Are You Gamed by FlyVille?

The airline industry has been gamified and people are hard wired to play along – of course they complain, but they also learn to behave in a manner that they perceive to be in their own best interest, but actually is in the Airline’s best interest.  Tacit collusion among airlines can now play out using frequent flier miles, copycat fares, and lowered customer expectations.  How much time do people spend playing this game?

This is also the environment where a competitor can emerge with a  “counter-game”.

Social Flights was launched a few months ago with a very simple data landscape; a means and manner in which people can meet to ride share on private aircraft.  Currently, the amount of time required for a social flights customer to execute a flight plan – that is, organize people in their community with shared flight intentions – may still be greater than the time and harassment of just going through the flow of the commercial airline abyss.   Over time, however, this will change.

Frequent Influence Miles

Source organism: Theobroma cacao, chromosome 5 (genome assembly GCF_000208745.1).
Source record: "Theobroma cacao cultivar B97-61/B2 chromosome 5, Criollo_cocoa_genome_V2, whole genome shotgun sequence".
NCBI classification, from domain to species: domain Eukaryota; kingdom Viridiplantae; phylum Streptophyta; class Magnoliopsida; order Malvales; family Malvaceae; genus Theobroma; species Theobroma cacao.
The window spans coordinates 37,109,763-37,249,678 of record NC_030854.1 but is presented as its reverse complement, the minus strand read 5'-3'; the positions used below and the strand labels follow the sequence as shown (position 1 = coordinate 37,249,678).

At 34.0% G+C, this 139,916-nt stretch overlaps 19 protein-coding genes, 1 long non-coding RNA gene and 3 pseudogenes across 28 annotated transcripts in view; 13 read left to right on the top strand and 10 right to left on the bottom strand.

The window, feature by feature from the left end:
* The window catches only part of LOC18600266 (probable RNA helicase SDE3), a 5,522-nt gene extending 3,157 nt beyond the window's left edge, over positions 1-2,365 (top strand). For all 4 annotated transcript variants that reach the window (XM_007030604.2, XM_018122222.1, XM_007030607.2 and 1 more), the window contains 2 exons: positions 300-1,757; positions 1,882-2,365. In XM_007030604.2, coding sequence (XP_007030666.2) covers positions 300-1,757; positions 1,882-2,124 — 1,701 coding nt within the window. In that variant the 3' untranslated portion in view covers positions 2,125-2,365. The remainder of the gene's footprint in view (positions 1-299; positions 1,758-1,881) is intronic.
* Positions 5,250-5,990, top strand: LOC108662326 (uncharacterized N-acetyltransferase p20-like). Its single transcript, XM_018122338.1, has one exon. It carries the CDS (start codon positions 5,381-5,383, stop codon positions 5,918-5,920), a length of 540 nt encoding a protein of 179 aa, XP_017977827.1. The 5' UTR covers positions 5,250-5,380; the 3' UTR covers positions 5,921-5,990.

Suppose that Social Flights deployed frequent flier miles?  Suppose these could be awarded for organizing a social flight plan to a social network?  Suppose miles could be redeemed for discounts on hotels, car rentals, and ground services (think AAA)? Restaurants, entertainment and events routinely pay commissions to concierge referrals, why wouldn’t they also redeem Social Flights Flier Miles in the same manner?

What if Social Flights frequent flier miles could be earned and redeemed without actually flying, but by simply organizing communities until your perfect trip comes along?  What if a person with high Social Flights Frequent Flier Miles represented a better social influence predictor than say, a Klout score or Twitter follower count?  Would vendors want to know who these magical people are?  Will vendors compensate them for their influence in a community?  Wouldn’t the community then define the ads that get pitched?